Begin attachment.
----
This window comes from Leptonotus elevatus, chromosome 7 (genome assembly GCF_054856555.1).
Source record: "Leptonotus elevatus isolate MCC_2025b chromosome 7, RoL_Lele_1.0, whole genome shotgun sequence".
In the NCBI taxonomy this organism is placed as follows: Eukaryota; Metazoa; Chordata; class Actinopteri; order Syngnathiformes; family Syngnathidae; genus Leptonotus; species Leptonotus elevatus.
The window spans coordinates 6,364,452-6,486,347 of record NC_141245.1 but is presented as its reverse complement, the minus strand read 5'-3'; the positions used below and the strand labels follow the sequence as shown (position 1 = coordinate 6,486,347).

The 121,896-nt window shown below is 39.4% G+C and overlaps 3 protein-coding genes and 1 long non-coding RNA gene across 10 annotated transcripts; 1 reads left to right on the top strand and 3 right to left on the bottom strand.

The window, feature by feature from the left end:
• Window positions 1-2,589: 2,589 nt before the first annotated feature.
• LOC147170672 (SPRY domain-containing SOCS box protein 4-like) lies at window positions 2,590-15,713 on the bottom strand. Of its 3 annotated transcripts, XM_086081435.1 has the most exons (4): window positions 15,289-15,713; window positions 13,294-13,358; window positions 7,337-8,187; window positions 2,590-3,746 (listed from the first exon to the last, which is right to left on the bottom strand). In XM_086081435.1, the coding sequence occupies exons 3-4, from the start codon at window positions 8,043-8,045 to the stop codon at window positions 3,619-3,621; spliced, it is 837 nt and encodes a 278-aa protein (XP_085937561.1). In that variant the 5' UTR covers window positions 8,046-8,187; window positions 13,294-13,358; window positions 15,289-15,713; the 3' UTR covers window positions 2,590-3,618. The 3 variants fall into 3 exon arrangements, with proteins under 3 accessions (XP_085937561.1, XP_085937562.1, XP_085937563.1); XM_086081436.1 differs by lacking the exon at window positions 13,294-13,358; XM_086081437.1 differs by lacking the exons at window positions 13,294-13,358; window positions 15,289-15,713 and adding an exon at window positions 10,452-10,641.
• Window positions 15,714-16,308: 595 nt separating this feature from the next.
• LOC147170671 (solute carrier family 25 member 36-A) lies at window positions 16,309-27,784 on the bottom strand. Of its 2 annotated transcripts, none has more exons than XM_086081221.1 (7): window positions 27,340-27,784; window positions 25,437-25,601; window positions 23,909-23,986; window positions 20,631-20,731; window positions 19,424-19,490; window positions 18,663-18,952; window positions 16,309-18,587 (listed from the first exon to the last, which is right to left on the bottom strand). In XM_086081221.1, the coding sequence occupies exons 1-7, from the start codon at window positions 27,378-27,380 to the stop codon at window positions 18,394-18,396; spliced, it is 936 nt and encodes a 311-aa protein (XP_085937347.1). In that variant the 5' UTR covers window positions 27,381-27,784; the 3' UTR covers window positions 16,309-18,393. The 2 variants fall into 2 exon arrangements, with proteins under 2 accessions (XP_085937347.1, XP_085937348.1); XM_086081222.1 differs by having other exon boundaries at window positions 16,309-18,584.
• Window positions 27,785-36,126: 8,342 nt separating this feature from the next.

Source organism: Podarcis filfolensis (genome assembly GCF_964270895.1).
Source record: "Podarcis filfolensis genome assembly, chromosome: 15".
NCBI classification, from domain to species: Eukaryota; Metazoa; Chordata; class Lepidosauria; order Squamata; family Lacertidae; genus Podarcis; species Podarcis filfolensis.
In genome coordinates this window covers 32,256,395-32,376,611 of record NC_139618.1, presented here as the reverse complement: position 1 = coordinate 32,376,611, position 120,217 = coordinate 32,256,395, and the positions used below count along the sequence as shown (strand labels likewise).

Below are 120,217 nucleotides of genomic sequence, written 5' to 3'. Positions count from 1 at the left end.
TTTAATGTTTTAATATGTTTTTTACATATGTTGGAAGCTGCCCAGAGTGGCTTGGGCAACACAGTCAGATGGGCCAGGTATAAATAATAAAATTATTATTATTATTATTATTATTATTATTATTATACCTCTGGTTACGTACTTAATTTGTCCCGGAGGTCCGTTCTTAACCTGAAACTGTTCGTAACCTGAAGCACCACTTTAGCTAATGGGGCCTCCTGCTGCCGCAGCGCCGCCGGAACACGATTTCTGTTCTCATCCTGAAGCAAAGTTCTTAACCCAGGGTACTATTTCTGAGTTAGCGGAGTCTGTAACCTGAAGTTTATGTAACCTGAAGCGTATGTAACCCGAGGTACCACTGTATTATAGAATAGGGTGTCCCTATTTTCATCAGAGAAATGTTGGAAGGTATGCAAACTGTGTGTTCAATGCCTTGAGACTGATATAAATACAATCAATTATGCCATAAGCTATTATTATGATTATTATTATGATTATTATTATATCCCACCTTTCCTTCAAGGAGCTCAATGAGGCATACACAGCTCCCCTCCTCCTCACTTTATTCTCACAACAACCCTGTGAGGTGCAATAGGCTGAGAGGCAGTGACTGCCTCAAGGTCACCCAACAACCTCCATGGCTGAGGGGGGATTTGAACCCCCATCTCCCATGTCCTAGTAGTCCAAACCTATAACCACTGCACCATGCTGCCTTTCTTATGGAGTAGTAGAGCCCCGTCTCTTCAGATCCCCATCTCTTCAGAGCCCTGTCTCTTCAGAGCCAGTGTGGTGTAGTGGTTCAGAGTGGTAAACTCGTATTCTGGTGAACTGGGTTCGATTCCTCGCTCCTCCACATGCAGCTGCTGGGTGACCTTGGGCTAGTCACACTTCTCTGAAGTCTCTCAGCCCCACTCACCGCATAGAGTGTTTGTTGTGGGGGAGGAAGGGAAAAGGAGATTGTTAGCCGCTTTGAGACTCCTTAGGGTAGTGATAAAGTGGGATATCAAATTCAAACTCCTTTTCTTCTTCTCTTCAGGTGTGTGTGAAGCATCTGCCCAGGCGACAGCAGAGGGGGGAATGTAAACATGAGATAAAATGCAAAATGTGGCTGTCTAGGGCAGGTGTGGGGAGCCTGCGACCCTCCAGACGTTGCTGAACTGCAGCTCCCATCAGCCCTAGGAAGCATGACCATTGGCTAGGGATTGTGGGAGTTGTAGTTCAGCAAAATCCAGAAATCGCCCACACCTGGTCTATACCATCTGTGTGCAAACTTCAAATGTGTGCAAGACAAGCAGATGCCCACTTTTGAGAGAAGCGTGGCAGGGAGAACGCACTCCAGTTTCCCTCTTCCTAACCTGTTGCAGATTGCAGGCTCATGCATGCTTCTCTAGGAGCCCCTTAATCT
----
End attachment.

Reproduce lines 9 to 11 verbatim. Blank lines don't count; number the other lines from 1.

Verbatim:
• Window positions 15,714-16,308: 595 nt separating this feature from the next.
• LOC147170671 (solute carrier family 25 member 36-A) lies at window positions 16,309-27,784 on the bottom strand. Of its 2 annotated transcripts, none has more exons than XM_086081221.1 (7): window positions 27,340-27,784; window positions 25,437-25,601; window positions 23,909-23,986; window positions 20,631-20,731; window positions 19,424-19,490; window positions 18,663-18,952; window positions 16,309-18,587 (listed from the first exon to the last, which is right to left on the bottom strand). In XM_086081221.1, the coding sequence occupies exons 1-7, from the start codon at window positions 27,378-27,380 to the stop codon at window positions 18,394-18,396; spliced, it is 936 nt and encodes a 311-aa protein (XP_085937347.1). In that variant the 5' UTR covers window positions 27,381-27,784; the 3' UTR covers window positions 16,309-18,393. The 2 variants fall into 2 exon arrangements, with proteins under 2 accessions (XP_085937347.1, XP_085937348.1); XM_086081222.1 differs by having other exon boundaries at window positions 16,309-18,584.
• Window positions 27,785-36,126: 8,342 nt separating this feature from the next.